[THIS ESSAY CONTAINS ***SPOILERS*** REGARDING THE MOVIE YOU WERE NEVER REALLY HERE. THIS ESSAY CONTAINS DISCUSSION OF VIOLENT, FUCKED UP SHIT.]
Fuck leftist discourse.
It sucks to post about Lenin, Marx, etc. cuz if you're trying to impact the world, you gotta engage the people in it. It's not that you shouldn't study dusty tomes written by long dead luminaries, just know that's not a thing that 99.9999999% of people give a shit about.
Knock-knock joke time!
PERSON 1: KNOCK KNOCK
PERSON 2: WHO'S THERE?
PERSON 1: A MARXIST BOOK CLUB
PERSON 2: A MARXIST BOOK CLUB WHO?
PERSON 1: A MARXIST BOOK CLUB WHOSE SOLE PURPOSE IS TO GET YOU TO TALK ABOUT SOMETHING THE VAST MAJORITY OF PEOPLE HAVE ZERO INTEREST IN
There's a movie called You Were Never Really Here. It stars Joaquin Phoenix as a dude named Joe who murders human traffickers. Director is Lynne Ramsay. When I watch movies, I write brief reviews after. I gave You Were Never Really Here ⭐️⭐️⭐️⭐️⭐️:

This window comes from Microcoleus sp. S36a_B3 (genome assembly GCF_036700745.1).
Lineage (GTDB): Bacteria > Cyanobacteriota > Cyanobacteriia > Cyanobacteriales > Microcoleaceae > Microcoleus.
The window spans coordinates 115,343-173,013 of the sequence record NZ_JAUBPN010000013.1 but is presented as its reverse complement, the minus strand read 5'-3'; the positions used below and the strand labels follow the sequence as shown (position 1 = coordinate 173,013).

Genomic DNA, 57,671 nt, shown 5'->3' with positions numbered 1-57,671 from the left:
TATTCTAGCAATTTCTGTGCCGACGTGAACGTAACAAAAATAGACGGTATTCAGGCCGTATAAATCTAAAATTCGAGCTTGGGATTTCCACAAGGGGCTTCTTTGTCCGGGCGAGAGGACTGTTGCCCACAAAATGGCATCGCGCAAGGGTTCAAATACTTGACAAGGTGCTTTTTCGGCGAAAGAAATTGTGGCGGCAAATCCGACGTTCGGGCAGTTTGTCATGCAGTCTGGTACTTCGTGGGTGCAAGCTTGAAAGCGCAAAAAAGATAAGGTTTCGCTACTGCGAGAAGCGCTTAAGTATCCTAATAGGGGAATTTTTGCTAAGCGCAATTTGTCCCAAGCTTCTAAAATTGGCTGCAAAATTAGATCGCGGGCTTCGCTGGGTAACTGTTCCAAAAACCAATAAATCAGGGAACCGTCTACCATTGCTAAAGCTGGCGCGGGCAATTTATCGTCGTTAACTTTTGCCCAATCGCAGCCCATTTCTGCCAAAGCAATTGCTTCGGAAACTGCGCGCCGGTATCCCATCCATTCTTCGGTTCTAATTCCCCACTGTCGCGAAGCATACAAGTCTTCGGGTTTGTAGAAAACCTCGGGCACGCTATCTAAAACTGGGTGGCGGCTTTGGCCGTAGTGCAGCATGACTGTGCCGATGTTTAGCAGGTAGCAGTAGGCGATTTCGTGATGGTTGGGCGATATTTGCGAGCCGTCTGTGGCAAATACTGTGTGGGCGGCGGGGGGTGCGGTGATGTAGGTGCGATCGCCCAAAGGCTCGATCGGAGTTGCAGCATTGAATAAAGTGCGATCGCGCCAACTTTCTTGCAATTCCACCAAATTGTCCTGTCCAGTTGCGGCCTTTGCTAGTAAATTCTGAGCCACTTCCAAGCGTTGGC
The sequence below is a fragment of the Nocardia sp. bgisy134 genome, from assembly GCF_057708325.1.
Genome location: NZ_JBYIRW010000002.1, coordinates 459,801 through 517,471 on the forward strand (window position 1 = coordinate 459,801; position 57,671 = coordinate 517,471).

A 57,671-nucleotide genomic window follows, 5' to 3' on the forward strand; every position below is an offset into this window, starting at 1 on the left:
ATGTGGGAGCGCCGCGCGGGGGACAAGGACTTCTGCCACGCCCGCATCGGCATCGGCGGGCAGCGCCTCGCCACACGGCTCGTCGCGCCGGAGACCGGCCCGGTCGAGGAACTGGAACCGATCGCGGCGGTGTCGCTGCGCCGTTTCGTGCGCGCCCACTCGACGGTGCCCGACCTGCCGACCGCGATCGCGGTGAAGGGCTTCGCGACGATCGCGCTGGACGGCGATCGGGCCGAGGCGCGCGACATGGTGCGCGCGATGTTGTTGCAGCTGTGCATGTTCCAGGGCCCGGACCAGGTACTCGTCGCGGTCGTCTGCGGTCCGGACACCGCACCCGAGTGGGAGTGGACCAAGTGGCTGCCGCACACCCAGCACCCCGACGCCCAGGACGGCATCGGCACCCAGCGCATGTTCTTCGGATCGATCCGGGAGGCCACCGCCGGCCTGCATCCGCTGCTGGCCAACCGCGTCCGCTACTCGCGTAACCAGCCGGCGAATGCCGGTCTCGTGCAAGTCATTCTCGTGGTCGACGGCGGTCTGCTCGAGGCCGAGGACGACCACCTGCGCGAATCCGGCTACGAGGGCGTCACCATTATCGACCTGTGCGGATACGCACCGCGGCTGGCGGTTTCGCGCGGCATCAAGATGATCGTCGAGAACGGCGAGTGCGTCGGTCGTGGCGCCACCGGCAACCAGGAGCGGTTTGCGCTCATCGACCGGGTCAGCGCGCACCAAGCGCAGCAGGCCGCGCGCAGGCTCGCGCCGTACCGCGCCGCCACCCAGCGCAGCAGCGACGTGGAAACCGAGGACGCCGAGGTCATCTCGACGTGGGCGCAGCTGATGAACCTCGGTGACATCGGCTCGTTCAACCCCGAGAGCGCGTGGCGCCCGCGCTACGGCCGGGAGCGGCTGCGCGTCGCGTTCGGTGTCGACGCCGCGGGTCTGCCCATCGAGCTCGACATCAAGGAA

There's two moments where Joe wants to die but keeps living cuz of a sense he can bring a small amount of light into one of America's infinite dark corners. It's beautiful, terrifying. Ramsay's otherworldly technical and aesthetic acumen shines, as does Greenwood's score. Also awesome: In a wild and grim dialog with Taxi Driver, the consistently jarring sonic shift from quiet to loud, oh yeah and JOAQUIN PHOENIX.
My review was 69 words (lol). The review published in The Triumph, a local leftist rag, was 1,148 words.
I think The Triumph's review of You Were Never Really Here sucks ass. It asserts that the protagonist who's in every scene is the best part of the movie, and that the other characters aren't as strong. No shit, Sherlock. It's like, why write about movies if you don't care about them? Oh, because you want to make a Larger Point. I like to make a Larger Point via discussing shit that matters to me, but hey, whatever. The Larger Point begins when the movie is deemed "an ominous ideological prodct." Uh-oh.